Babymetal are never going to be everyone’s cup of tea, being too pop for some and too metal for others, and in all honesty, while their self-titled album is commendable, it just sounds like its trying too hard to be something different. But the record is something that a lot of serious metal fails to be… fun. Something that I adore about a lot of pop and power metal, because while they’re not the cleverest of genres, they’re oh so very enjoyable. I genuinely hope that Babymetal stay around long enough to make a second album, this time created by a stable group of writers and musicians who can properly meld the metal and J-pop into one genuinely compatible stew. For now, they’re just another guilty pleasure… albeit a fun one.




  1. Rhodon says:

    Considering that Macklemore’s Thrift Shop was the first song without any kind of industry representation to get played on the radio ever, I’m going to say that all bands are manufactured. The ones without representation that you can go see for 10 bucks a ticket at your local bar, maybe not. But Metallica and all the other popular metal bands most certainly are.

  2. Wota says:

    Honest review, even though I think that you are sometimes too harsh to the songs that in your opinion the jpop/metal combo doesn’t work too well. What you didn’t mention however is that big part of the BabyMetal appeal comes from their live performances which are pure fun. Especially the ones from the last year and a half which feature a proper metal band and no vocal miming whatsoever. The musicians of the live band are not anonymous, at least not for the hardcore fans, since they are all well-established musicians in the japanese metal scene.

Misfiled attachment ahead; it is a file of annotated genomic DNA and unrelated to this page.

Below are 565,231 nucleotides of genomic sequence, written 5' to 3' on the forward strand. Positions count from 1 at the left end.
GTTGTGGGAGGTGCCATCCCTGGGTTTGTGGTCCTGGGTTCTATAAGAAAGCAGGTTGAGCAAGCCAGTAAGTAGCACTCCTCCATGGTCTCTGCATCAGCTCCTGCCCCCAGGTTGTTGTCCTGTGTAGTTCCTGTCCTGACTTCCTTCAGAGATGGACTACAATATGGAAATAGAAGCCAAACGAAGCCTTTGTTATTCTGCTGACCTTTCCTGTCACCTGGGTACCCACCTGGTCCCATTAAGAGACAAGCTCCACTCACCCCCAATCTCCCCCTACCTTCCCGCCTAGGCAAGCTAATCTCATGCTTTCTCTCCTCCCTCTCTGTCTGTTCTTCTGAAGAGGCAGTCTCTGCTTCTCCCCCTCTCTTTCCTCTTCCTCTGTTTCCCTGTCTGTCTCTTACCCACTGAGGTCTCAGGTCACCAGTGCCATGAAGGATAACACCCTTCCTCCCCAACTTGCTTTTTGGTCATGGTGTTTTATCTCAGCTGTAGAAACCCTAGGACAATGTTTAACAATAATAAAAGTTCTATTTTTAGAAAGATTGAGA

3. Narumi Ayumu says:

    Considering Onedari is easily the most heavily Kawaii track on the album, I’d suggest you didn’t really get much from analysing it.

  4. Mentarch says:

    “… they’re merely puppets in this talent agency marionette … They’re so unimportant that they don’t deserve name” – and so you just announced that you don’t have a single clue of what you’re talking about, in addition to being blinded by your petty musical prejudices. Next time, do some actual f*cking research before talking about a band & review their stuff, eh? #eyeroll

  5. Comic Compendium says:

    Wota: As I was reviewing the album not the band as a whole added to that I have never seen the band live I made the decision to omit to much mention of their live performances.
    Rhodon: Maybe a slightly simplistic assessment, And yeah, I know capitalism sucks but the alternatives are worse.
    Mentarch: I made no claim that I was a fan or previously knew much about the band. As I could find no mention of the backing band I reported it as such.
    Narumi: I don’t hear that. I hear Linkin Park sung by teenage girls. I suppose that could be considered cute.

    I make no claim to be a music journalist, I merely wanted to share my interest in the band with others. I believe the review is fair and researched to a standard I’m happy with. I’m happy to learn about any mistakes I’ve made but any ‘corrections’ must be evidence based, as any twat can tell someone they’re wrong and insult them with nothing to back them up. That, my friends, is politics.